(The Preview Edition)
I have a confession to make. I love movie previews. LOVE them. Many people complain when they go to the theater to see their long-awaited summer blockbuster, only to be greeted with 20 minutes of movie trailers. I am not one of those people. I get lost in each two-minute mini-movie, and always find myself wanting more. The same can be said about Microsoft’s monthly Power BI Desktop update.
Each month, Microsoft unveils several long-awaited features and enhancements to its Power BI Desktop product. These new features often serve as the solution for customer requests and technical requirements that we encounter on Business Intelligence projects. In this post, we will look at three Power BI Desktop features that are still in preview, and discuss how they can help in your next BI initiative.
Enabling Preview Features
Before you can begin exploring the features that are in preview, you must first enable the desired preview features within Power BI Desktop.
To enable preview features, follow the steps below:
- Open the Power BI Desktop app and navigate to the File drop down on the navigation ribbon.
- Navigate to Options and Settings ⇒ Options.
- In the Options window that appears, under GLOBAL, select Preview features towards the bottom.
- Your screen should now look like the screenshot below. Select any of the preview features you would like to enable and click OK.
SPOILER ALERT! I have only enabled the preview features we will be discussing throughout the rest of this post.
The Shape Map visual is the oldest preview feature discussed in this post, but it’s still a good one. Unveiled almost a year ago in the June 2016 update, the Shape Map allows you to make regional comparisons on a static map. While the traditional Map and Filled Map visuals leverage Bing Maps for precise geocoding, the Shape Map is used for relative comparisons.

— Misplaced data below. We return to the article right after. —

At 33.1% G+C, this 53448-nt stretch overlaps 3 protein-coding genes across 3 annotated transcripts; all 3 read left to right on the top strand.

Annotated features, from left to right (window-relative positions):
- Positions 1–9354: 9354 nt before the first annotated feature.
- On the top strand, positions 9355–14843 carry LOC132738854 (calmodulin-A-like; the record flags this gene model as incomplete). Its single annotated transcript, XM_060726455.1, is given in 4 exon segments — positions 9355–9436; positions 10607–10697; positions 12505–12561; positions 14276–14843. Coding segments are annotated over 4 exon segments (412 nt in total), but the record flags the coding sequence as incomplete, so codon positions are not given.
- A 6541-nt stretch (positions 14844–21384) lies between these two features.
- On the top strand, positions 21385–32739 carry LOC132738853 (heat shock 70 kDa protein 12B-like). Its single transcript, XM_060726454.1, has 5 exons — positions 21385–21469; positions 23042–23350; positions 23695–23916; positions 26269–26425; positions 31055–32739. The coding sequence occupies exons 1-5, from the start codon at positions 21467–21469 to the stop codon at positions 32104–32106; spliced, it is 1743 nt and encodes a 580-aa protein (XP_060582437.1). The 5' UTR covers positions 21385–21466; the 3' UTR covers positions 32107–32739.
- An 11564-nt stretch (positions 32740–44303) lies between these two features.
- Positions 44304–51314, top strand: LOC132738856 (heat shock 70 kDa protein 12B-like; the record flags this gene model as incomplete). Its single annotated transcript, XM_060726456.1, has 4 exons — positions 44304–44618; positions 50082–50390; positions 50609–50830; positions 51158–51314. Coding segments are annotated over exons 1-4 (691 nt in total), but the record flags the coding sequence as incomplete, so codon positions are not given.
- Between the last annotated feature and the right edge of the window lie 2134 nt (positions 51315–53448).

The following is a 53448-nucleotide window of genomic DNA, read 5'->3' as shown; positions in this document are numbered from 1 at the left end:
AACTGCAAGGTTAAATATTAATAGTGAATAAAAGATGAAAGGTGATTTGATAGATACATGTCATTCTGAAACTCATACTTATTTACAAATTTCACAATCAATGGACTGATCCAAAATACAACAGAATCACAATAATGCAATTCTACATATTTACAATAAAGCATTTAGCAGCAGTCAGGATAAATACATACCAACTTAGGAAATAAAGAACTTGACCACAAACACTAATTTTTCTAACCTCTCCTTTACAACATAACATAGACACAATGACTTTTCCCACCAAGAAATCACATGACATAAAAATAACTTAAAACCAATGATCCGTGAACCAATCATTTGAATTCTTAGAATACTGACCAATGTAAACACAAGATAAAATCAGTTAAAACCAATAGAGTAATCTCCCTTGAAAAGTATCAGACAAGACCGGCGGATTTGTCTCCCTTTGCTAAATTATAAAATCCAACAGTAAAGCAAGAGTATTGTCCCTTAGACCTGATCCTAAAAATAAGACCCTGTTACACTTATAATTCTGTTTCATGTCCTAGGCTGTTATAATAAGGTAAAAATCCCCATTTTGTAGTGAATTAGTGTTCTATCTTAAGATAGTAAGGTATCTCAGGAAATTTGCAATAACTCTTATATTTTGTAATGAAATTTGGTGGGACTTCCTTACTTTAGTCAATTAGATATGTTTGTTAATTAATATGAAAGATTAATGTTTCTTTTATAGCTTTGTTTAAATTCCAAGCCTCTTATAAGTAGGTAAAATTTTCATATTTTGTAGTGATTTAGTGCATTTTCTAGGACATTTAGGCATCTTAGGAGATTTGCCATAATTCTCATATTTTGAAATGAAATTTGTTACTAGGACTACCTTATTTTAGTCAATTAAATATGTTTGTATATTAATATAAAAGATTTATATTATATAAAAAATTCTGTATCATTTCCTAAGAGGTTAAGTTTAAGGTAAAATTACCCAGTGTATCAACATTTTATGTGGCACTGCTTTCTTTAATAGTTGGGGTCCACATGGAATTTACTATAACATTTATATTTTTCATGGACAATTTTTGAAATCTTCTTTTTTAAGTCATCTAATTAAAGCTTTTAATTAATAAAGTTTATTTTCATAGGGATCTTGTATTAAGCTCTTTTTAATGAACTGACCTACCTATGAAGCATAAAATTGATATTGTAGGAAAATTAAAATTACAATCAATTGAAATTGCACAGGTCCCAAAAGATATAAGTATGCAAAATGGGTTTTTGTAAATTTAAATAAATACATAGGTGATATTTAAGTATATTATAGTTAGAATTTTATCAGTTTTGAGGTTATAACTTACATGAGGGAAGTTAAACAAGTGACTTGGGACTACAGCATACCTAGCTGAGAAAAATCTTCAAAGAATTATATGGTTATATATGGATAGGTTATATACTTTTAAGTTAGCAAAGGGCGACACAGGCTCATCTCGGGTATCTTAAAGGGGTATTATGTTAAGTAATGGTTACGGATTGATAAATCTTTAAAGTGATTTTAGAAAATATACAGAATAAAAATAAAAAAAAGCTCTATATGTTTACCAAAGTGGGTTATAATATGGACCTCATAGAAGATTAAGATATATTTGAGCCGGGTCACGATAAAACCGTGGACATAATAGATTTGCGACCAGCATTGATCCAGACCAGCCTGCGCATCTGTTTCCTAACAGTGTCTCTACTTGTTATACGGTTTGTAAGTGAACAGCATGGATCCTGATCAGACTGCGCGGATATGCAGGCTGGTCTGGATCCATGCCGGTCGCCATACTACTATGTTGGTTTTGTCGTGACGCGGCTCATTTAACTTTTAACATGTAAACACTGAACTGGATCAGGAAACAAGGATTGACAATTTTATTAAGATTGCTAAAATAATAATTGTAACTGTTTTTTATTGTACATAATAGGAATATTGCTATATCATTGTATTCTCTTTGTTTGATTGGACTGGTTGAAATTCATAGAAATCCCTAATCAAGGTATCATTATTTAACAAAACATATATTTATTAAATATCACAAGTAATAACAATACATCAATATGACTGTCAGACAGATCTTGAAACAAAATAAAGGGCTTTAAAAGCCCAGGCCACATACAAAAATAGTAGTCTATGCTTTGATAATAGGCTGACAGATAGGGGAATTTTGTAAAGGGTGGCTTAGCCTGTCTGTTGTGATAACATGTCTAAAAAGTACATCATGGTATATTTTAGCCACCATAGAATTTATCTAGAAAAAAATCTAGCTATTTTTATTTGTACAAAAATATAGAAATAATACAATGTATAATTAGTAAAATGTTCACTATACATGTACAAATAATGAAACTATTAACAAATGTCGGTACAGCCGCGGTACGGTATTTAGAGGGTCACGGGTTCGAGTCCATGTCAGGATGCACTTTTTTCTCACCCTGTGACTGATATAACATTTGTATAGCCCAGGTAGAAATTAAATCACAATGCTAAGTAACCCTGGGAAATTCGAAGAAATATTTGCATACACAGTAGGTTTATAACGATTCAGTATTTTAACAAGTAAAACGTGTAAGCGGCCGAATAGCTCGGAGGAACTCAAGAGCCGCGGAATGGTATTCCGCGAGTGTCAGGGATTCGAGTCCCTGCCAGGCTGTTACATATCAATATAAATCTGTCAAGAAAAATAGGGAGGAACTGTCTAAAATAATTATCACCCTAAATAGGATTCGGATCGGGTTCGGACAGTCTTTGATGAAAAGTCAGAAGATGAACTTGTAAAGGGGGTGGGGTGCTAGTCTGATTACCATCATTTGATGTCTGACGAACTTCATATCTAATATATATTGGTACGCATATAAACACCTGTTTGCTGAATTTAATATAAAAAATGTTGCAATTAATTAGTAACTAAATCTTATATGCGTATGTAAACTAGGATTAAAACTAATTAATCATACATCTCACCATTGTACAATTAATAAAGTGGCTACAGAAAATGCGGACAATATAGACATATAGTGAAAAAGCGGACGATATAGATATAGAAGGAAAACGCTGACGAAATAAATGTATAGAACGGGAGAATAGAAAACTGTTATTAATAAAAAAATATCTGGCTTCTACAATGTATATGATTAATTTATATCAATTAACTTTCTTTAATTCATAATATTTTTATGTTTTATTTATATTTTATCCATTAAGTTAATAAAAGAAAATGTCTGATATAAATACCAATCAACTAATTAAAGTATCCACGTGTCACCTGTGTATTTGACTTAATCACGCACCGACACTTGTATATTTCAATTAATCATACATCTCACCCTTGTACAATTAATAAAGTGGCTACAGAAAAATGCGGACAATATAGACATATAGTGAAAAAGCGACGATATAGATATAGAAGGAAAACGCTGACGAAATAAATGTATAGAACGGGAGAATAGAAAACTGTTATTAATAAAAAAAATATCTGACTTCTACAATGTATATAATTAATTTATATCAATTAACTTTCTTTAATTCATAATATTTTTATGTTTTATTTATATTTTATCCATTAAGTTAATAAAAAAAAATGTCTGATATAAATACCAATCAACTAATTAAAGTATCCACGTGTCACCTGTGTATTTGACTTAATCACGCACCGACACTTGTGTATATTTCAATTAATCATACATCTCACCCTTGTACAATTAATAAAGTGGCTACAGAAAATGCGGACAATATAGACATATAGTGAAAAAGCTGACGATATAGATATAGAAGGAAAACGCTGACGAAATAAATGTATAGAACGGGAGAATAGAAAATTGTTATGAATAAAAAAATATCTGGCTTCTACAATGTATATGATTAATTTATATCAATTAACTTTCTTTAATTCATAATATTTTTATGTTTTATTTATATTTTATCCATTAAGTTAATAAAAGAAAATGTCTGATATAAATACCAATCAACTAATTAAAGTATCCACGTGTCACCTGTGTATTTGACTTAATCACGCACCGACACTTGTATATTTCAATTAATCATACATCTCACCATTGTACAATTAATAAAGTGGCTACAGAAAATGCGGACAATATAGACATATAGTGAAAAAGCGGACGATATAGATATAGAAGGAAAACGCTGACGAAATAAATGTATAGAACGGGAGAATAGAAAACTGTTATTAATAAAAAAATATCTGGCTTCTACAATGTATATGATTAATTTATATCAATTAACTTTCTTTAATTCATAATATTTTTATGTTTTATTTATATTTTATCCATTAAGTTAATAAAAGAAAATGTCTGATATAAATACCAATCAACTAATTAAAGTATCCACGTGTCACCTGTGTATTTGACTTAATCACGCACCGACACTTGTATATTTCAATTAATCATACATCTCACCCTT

As an example, let’s suppose you work for a company that serves customers across all 50 states. You want the ability to plot your sales territories on a map, while also providing key sales metrics as tooltips. As shown below, the Shape Map provides a no-frills map for your regional comparisons, yet its simplicity perfectly satisfies the requirements that were given. While working with customers, we often find that many prefer these simpler mapping features for deliverables, such as executive-level dashboards and company infographics. In the example below, we used the USA: states map to plot our sales territories, but the Shape Map also natively supports maps for other countries, including Canada, Mexico, Australia, and France. For an in-depth reading on Shape Maps, check out this documentation on the Power BI website.
Shape Map example that shows a company’s four sales territories across the US. Tooltips were added to provide key sales metrics about each state when you hover over them.
In the March 2017 Power BI Desktop update, Microsoft released the long-awaited Custom Report Theme feature. Report themes allow you to apply a custom color theme to your entire report. Often, customers want the ability to apply a corporate color theme across their reports. Others want to apply different color themes by department. And some customers just want something different than the default theme Power BI provides. With the new Report Theme feature, we can import a custom color theme into our Power BI report with just a few clicks.
The first step, however, is to identify the colors we want to use and create a simple JSON file that will contain the metadata about the colors in our custom theme. If you’re thinking to yourself, “Great. I don’t know anything about JSON!” do not fret. The Power BI team has provided a sample template you can leverage, so all you have to do is copy and paste the color codes you want. The screenshot below shows a sample JSON report theme.